The Pill Has Prevented 200,000 Endometrial Cancer Cases in the Last Decade Alone
Experts have known that women who take birth-control pills have a lower risk of endometrial cancer, and a new study offers insight into how long the protective effect lasts and how many cancer cases have likely been prevented.
Five Yale researchers awarded grants to study women’s reproductive cancers
Five researchers from the Yale School of Medicine have received grants from Discovery to Cure, a program at the Department of Obstetrics, Gynecology, and Reproductive Sciences that advances the prevention, early detection, and treatment of women’s reproductive cancers such as ovarian, uterine, cervical, vaginal, and vulvar cancers.
Expert Opinion: FDA considers drug known as the ‘female Viagra’
Expert Opinion is a new series where Yale experts give their opinion on medical-themed stories in the news. In this edition, OBGYN Mary Jane Minkin explains how flibanserin, dubbed the 'female viagra' in the press, works and why the name might be misleading.
Perspectives of Women in Science Lectureship: "Mechanism, Mentorship, and Physician-Scientist Development" by Dean Nancy J. Brown, MD, on March 4
Dean Nancy J. Brown, MD, will deliver a talk titled, "Mechanism, Mentorship, and Physician-Scientist Development" as the next Perspectives of Women in Science Lecture on Wednesday, March 4, 2020.
Gigi Galiana offers Pro Tip to Young Scientists in Aperture exhibit
Galiana and the other women featured in the exhibit were asked to provide a statement about advice they would offer their younger self, what they would say to inspire the next generation of women, and what led them to choose their career path.
Dorothy Horstmann, MD, and Current Women Faculty Are Celebrated at Unveiling of Aperture 2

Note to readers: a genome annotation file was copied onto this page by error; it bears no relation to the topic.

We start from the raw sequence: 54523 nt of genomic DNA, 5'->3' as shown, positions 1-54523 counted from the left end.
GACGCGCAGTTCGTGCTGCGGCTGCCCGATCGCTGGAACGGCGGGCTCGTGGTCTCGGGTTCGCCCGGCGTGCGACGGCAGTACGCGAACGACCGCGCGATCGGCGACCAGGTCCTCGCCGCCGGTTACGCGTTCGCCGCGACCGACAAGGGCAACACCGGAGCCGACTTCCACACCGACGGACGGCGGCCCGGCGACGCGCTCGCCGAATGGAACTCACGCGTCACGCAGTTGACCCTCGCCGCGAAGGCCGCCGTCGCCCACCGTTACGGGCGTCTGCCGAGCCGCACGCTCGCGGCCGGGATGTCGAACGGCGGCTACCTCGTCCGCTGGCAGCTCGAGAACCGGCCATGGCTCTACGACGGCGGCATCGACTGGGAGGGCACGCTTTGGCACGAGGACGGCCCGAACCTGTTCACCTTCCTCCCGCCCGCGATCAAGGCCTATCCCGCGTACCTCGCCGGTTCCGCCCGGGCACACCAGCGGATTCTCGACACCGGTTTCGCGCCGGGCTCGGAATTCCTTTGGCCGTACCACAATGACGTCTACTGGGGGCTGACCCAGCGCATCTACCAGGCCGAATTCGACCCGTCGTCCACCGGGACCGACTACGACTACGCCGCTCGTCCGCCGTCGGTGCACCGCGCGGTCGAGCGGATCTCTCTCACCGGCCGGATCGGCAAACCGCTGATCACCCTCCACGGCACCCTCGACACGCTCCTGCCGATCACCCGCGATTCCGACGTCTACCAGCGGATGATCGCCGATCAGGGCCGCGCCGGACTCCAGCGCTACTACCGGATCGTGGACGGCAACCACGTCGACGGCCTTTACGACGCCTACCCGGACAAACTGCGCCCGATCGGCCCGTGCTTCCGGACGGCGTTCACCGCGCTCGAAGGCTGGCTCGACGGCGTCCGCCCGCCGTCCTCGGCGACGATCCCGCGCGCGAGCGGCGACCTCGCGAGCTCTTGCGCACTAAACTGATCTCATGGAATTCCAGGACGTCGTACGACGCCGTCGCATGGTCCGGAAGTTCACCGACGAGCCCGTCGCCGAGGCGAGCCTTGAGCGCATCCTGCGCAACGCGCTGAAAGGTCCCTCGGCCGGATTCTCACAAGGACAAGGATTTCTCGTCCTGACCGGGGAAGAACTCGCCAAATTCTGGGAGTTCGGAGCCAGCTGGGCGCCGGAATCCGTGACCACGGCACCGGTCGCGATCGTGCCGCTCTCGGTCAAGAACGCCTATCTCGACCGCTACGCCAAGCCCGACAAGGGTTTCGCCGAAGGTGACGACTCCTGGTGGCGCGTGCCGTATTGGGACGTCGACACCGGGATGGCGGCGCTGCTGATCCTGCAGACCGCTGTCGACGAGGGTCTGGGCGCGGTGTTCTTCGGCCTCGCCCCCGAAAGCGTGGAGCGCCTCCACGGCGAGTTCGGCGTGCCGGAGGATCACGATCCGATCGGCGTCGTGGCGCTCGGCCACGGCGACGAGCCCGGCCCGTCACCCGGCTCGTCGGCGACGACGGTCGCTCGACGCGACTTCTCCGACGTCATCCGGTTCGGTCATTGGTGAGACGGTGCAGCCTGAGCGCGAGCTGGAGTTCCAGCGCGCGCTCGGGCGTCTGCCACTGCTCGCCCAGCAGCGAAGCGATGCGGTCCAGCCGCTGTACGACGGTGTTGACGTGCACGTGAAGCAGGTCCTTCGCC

Faculty, students, and staff celebrated the achievements of women faculty on November 20 at the unveiling of an oil portrait of the late Dorothy Horstmann, MD, and the opening of Aperture 2: Portraits of Women Faculty in Medicine.
"Aperture 2: Portraits of Women Faculty in Medicine," and Dorothy Horstmann Portrait, Will Be Dedicated on Wednesday, Nov. 20
Come to a reception celebrating "Aperture 2: Portraits of Women Faculty in Medicine." This event opens the second part of a series of photographic portraits of women faculty on display on the second floor of Sterling Hall of Medicine. At this time, the portrait of Dorothy Horstmann, MD will be unveiled. A noted epidemiologist whose work on the poliovirus laid the groundwork for the development of a vaccine, in 1961 Dr. Horstmann became the first woman at the School of Medicine to earn tenure as a full professor.
Ensler to Give Keynote Speech at Women's Mental Health Conference at Yale on Oct. 25
Playwright, activist, performer, and feminist Eve Ensler, best known for her play “The Vagina Monologues,” will be the keynote speaker at the first Women’s Mental Health Conference at Yale to be held Friday, October 25, 2019, at Yale School of Medicine, 333 Cedar St.
Female Orgasm Is Evolution’s Happy Gift
Yale’s Gunter Wagner, the Alison Richard Professor of Ecology and Evolutionary Biology, and Professor Mihaela Pavlicev from the University of Cincinnati, Ohio, have theorized that the orgasm is a sort of happy evolutionary gift inherited from older lineages of animals who only ovulate during copulation.
Once-Common Hysterectomy Technique Linked to Worse Uterine Cancer Outcomes
Every year, nearly 700,000 American women have surgery to remove their uterus (hysterectomy) or uterine fibroids (myomectomy). A laparoscopic surgical technique once commonly used in these procedures could be worsening the outcomes for women who have undiagnosed uterine cancer at the time of the procedure, Yale Cancer Center scientists report in the Journal of Clinical Oncology.